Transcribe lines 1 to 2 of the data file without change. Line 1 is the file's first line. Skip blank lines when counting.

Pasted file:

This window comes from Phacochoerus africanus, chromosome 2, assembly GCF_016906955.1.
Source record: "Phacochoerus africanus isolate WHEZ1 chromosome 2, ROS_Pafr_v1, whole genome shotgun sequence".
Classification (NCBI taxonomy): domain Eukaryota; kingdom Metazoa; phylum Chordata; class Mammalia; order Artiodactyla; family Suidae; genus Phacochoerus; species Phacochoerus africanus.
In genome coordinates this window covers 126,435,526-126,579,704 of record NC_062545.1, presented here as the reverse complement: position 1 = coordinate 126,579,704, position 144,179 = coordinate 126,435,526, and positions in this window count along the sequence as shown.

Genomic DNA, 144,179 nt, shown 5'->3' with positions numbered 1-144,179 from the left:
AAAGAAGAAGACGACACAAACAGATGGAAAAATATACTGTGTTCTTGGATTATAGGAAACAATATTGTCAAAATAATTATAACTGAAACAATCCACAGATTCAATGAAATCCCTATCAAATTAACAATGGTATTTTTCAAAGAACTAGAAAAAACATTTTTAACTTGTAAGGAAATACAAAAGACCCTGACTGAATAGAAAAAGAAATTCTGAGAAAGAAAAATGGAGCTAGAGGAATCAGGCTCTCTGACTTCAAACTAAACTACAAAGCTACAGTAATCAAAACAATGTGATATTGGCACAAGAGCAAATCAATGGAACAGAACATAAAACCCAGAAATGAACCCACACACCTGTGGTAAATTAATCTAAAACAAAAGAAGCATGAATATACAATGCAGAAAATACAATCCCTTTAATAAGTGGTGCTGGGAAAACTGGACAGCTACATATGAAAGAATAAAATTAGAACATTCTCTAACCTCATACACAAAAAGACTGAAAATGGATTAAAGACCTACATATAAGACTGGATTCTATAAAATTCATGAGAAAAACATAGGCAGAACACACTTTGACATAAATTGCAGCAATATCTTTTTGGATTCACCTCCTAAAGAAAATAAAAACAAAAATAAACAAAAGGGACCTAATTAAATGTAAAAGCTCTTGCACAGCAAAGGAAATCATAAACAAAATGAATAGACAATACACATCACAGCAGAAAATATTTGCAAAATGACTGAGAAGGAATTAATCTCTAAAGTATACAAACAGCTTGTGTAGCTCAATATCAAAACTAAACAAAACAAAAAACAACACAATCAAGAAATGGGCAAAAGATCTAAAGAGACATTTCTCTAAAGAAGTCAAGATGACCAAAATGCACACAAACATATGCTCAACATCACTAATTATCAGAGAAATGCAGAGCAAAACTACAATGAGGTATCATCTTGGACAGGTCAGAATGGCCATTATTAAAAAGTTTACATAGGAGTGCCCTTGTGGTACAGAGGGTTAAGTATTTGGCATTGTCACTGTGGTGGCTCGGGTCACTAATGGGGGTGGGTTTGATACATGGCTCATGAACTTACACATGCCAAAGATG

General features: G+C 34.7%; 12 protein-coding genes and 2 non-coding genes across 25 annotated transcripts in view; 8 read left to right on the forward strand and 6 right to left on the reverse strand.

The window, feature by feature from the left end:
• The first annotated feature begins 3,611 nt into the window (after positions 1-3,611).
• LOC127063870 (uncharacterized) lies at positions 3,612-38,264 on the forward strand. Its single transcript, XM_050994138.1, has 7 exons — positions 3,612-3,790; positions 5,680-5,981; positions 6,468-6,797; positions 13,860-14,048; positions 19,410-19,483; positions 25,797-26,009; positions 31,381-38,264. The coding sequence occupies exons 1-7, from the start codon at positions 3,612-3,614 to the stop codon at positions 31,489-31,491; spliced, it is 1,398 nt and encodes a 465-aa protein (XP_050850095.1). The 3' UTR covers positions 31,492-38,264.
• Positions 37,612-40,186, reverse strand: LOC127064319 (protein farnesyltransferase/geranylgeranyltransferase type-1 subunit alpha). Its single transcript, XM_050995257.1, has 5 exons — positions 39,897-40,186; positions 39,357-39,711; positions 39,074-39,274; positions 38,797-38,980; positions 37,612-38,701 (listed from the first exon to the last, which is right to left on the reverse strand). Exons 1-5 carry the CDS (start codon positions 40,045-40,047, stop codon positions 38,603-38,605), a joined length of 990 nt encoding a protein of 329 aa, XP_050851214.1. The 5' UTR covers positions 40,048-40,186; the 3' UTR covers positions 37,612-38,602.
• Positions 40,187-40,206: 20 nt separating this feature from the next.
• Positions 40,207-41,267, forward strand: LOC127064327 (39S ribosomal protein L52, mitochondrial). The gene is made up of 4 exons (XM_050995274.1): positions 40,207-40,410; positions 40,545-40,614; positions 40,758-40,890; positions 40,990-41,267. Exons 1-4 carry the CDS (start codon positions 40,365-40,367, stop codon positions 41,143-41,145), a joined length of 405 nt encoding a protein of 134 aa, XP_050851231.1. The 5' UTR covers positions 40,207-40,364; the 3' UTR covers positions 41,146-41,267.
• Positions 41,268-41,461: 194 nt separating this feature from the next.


This window comes from Phacochoerus africanus, chromosome 2, assembly GCF_016906955.1.
Source record: "Phacochoerus africanus isolate WHEZ1 chromosome 2, ROS_Pafr_v1, whole genome shotgun sequence".